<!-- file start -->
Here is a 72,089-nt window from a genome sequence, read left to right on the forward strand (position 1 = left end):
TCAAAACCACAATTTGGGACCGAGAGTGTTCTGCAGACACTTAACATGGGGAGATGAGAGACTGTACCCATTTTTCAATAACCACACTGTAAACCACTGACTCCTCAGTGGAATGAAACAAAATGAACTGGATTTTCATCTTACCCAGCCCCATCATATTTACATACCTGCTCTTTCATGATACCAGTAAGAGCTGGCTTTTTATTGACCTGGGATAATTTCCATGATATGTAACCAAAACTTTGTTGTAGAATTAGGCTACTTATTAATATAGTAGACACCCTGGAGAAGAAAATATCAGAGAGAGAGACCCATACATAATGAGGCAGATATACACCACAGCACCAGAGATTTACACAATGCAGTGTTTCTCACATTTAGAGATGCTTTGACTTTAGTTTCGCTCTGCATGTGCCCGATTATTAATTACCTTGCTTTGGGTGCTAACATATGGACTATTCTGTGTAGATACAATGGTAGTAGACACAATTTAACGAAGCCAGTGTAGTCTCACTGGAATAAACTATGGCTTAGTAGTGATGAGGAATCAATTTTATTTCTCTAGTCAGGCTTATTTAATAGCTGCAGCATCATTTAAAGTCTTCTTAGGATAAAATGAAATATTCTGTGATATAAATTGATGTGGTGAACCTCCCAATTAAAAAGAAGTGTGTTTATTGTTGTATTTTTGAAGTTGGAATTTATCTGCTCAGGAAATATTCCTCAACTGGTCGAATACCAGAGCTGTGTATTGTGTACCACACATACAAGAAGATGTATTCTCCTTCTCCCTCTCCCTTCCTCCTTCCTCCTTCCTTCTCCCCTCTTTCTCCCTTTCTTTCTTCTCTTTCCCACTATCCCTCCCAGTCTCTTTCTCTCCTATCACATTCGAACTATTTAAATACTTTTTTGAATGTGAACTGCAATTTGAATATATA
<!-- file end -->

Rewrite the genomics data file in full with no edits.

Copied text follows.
Here is a 72,089-nt window from a genome sequence, read left to right on the forward strand (position 1 = left end):
TCAAAACCACAATTTGGGACCGAGAGTGTTCTGCAGACACTTAACATGGGGAGATGAGAGACTGTACCCATTTTTCAATAACCACACTGTAAACCACTGACTCCTCAGTGGAATGAAACAAAATGAACTGGATTTTCATCTTACCCAGCCCCATCATATTTACATACCTGCTCTTTCATGATACCAGTAAGAGCTGGCTTTTTATTGACCTGGGATAATTTCCATGATATGTAACCAAAACTTTGTTGTAGAATTAGGCTACTTATTAATATAGTAGACACCCTGGAGAAGAAAATATCAGAGAGAGAGACCCATACATAATGAGGCAGATATACACCACAGCACCAGAGATTTACACAATGCAGTGTTTCTCACATTTAGAGATGCTTTGACTTTAGTTTCGCTCTGCATGTGCCCGATTATTAATTACCTTGCTTTGGGTGCTAACATATGGACTATTCTGTGTAGATACAATGGTAGTAGACACAATTTAACGAAGCCAGTGTAGTCTCACTGGAATAAACTATGGCTTAGTAGTGATGAGGAATCAATTTTATTTCTCTAGTCAGGCTTATTTAATAGCTGCAGCATCATTTAAAGTCTTCTTAGGATAAAATGAAATATTCTGTGATATAAATTGATGTGGTGAACCTCCCAATTAAAAAGAAGTGTGTTTATTGTTGTATTTTTGAAGTTGGAATTTATCTGCTCAGGAAATATTCCTCAACTGGTCGAATACCAGAGCTGTGTATTGTGTACCACACATACAAGAAGATGTATTCTCCTTCTCCCTCTCCCTTCCTCCTTCCTCCTTCCTTCTCCCCTCTTTCTCCCTTTCTTTCTTCTCTTTCCCACTATCCCTCCCAGTCTCTTTCTCTCCTATCACATTCGAACTATTTAAATACTTTTTTGAATGTGAACTGCAATTTGAATATATA